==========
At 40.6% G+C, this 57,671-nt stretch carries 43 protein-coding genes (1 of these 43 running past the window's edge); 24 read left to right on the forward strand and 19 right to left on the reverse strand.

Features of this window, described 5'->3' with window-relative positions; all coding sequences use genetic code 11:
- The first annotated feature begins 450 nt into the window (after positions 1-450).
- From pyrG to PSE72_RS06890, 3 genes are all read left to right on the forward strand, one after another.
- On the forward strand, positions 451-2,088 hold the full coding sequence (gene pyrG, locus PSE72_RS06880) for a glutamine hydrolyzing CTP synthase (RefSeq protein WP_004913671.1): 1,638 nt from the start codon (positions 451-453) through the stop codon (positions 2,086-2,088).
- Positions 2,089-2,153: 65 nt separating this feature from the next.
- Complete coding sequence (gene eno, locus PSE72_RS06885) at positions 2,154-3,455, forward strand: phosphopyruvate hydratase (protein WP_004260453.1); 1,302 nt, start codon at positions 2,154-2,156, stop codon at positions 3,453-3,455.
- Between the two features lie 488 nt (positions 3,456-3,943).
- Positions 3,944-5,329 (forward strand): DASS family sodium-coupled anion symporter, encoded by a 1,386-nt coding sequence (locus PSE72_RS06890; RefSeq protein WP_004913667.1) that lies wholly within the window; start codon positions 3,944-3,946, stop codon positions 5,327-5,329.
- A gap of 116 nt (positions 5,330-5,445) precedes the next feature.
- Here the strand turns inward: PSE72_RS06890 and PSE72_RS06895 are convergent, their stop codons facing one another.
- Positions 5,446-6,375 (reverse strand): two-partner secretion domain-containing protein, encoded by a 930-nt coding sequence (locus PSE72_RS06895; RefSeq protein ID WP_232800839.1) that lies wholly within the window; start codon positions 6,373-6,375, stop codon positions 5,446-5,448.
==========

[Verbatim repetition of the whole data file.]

At 40.6% G+C, this 57,671-nt stretch carries 43 protein-coding genes (1 of these 43 running past the window's edge); 24 read left to right on the forward strand and 19 right to left on the reverse strand.

Features of this window, described 5'->3' with window-relative positions; all coding sequences use genetic code 11:
- The first annotated feature begins 450 nt into the window (after positions 1-450).
- From pyrG to PSE72_RS06890, 3 genes are all read left to right on the forward strand, one after another.
- On the forward strand, positions 451-2,088 hold the full coding sequence (gene pyrG, locus PSE72_RS06880) for a glutamine hydrolyzing CTP synthase (RefSeq protein WP_004913671.1): 1,638 nt from the start codon (positions 451-453) through the stop codon (positions 2,086-2,088).
- Positions 2,089-2,153: 65 nt separating this feature from the next.
- Complete coding sequence (gene eno, locus PSE72_RS06885) at positions 2,154-3,455, forward strand: phosphopyruvate hydratase (protein WP_004260453.1); 1,302 nt, start codon at positions 2,154-2,156, stop codon at positions 3,453-3,455.
- Between the two features lie 488 nt (positions 3,456-3,943).
- Positions 3,944-5,329 (forward strand): DASS family sodium-coupled anion symporter, encoded by a 1,386-nt coding sequence (locus PSE72_RS06890; RefSeq protein WP_004913667.1) that lies wholly within the window; start codon positions 3,944-3,946, stop codon positions 5,327-5,329.
- A gap of 116 nt (positions 5,330-5,445) precedes the next feature.
- Here the strand turns inward: PSE72_RS06890 and PSE72_RS06895 are convergent, their stop codons facing one another.
- Positions 5,446-6,375 (reverse strand): two-partner secretion domain-containing protein, encoded by a 930-nt coding sequence (locus PSE72_RS06895; RefSeq protein ID WP_232800839.1) that lies wholly within the window; start codon positions 6,373-6,375, stop codon positions 5,446-5,448.